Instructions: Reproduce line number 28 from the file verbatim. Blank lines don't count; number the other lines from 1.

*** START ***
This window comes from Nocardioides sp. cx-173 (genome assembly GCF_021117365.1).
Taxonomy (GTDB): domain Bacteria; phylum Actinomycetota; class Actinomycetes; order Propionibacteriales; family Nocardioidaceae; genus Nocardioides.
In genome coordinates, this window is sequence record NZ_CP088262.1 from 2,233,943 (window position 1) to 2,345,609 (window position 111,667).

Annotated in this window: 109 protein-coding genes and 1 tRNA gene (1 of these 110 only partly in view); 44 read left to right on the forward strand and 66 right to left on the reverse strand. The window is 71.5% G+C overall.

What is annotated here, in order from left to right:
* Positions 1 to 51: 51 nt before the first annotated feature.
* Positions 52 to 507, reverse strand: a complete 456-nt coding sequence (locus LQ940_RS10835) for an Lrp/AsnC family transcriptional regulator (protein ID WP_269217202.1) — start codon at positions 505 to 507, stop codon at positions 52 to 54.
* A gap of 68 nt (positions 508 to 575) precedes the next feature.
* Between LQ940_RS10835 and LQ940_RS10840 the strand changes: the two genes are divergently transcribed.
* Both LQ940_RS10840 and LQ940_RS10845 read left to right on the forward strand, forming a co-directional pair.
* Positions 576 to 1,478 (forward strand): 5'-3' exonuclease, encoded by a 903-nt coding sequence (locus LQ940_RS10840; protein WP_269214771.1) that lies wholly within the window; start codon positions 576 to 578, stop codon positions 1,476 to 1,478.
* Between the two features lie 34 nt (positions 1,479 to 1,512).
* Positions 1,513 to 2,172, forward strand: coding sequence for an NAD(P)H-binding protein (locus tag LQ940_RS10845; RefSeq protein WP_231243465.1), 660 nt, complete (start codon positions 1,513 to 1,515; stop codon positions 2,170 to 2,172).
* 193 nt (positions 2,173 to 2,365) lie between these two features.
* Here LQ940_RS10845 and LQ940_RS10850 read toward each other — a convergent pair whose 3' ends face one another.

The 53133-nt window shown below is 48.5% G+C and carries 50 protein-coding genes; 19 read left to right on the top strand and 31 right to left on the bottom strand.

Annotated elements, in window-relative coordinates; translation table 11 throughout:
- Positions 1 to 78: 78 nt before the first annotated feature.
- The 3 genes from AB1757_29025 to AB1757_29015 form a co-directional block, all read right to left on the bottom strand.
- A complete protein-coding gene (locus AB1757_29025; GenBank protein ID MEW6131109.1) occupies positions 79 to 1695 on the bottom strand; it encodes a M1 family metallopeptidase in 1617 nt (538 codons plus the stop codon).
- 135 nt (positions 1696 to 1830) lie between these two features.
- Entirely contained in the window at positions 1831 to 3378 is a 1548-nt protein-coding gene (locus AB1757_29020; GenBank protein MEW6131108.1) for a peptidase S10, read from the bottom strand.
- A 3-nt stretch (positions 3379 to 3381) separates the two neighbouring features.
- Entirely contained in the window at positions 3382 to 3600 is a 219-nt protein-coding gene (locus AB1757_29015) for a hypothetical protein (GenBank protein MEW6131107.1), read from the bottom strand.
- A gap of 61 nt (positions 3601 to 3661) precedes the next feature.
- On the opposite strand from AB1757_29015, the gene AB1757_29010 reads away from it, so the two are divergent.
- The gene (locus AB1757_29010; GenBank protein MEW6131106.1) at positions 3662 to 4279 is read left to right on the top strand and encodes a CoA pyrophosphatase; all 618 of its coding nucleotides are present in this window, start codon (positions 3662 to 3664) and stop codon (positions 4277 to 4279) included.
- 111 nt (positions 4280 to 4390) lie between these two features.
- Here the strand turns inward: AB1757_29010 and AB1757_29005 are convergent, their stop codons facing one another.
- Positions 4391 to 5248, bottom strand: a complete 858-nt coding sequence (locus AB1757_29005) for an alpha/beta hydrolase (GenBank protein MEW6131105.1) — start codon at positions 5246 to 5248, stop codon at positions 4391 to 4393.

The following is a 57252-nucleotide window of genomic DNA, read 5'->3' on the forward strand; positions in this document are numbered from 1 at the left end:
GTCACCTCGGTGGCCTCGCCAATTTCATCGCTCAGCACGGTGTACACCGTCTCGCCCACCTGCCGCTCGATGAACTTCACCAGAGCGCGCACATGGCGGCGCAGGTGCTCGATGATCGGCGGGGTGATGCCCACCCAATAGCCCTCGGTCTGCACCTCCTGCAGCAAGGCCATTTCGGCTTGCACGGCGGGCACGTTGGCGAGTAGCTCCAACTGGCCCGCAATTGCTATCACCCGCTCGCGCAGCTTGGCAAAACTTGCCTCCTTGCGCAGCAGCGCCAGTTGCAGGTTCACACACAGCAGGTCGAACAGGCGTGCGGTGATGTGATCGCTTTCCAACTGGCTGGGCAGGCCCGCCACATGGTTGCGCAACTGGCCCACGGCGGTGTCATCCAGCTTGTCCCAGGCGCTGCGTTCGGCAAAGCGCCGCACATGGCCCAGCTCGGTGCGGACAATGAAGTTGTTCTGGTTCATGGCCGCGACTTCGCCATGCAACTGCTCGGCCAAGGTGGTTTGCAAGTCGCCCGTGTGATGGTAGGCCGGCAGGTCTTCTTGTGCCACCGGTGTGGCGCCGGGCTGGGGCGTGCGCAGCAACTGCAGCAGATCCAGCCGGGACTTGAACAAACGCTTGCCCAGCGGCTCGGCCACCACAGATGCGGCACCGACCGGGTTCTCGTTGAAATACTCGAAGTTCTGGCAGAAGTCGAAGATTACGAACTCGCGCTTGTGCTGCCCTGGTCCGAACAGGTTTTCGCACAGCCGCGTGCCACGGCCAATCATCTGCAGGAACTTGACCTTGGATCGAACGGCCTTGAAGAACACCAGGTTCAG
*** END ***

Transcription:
- 111 nt (positions 4280 to 4390) lie between these two features.